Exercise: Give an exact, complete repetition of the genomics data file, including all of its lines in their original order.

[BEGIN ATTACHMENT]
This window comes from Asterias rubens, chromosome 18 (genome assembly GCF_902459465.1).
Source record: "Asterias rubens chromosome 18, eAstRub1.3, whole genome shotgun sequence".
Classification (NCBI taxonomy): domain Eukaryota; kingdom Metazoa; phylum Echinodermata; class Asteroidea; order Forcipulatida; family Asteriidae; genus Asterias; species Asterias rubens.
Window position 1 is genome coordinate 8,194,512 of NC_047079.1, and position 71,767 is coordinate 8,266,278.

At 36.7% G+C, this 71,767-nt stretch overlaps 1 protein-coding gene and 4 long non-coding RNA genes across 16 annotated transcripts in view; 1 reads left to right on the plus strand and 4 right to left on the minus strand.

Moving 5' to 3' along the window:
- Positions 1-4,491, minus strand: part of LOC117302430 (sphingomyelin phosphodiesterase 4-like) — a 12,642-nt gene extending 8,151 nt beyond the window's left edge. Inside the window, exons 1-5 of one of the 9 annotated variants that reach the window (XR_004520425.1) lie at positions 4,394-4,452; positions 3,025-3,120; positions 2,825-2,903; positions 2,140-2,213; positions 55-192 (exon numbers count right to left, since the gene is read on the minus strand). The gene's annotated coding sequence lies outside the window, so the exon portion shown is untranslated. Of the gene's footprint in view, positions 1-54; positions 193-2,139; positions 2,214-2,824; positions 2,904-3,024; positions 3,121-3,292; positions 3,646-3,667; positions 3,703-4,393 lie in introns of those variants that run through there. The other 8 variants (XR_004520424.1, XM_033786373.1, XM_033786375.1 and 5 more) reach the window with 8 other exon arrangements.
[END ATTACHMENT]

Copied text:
This window comes from Asterias rubens, chromosome 18 (genome assembly GCF_902459465.1).
Source record: "Asterias rubens chromosome 18, eAstRub1.3, whole genome shotgun sequence".
Classification (NCBI taxonomy): domain Eukaryota; kingdom Metazoa; phylum Echinodermata; class Asteroidea; order Forcipulatida; family Asteriidae; genus Asterias; species Asterias rubens.
Window position 1 is genome coordinate 8,194,512 of NC_047079.1, and position 71,767 is coordinate 8,266,278.

At 36.7% G+C, this 71,767-nt stretch overlaps 1 protein-coding gene and 4 long non-coding RNA genes across 16 annotated transcripts in view; 1 reads left to right on the plus strand and 4 right to left on the minus strand.

Moving 5' to 3' along the window:
- Positions 1-4,491, minus strand: part of LOC117302430 (sphingomyelin phosphodiesterase 4-like) — a 12,642-nt gene extending 8,151 nt beyond the window's left edge. Inside the window, exons 1-5 of one of the 9 annotated variants that reach the window (XR_004520425.1) lie at positions 4,394-4,452; positions 3,025-3,120; positions 2,825-2,903; positions 2,140-2,213; positions 55-192 (exon numbers count right to left, since the gene is read on the minus strand). The gene's annotated coding sequence lies outside the window, so the exon portion shown is untranslated. Of the gene's footprint in view, positions 1-54; positions 193-2,139; positions 2,214-2,824; positions 2,904-3,024; positions 3,121-3,292; positions 3,646-3,667; positions 3,703-4,393 lie in introns of those variants that run through there. The other 8 variants (XR_004520424.1, XM_033786373.1, XM_033786375.1 and 5 more) reach the window with 8 other exon arrangements.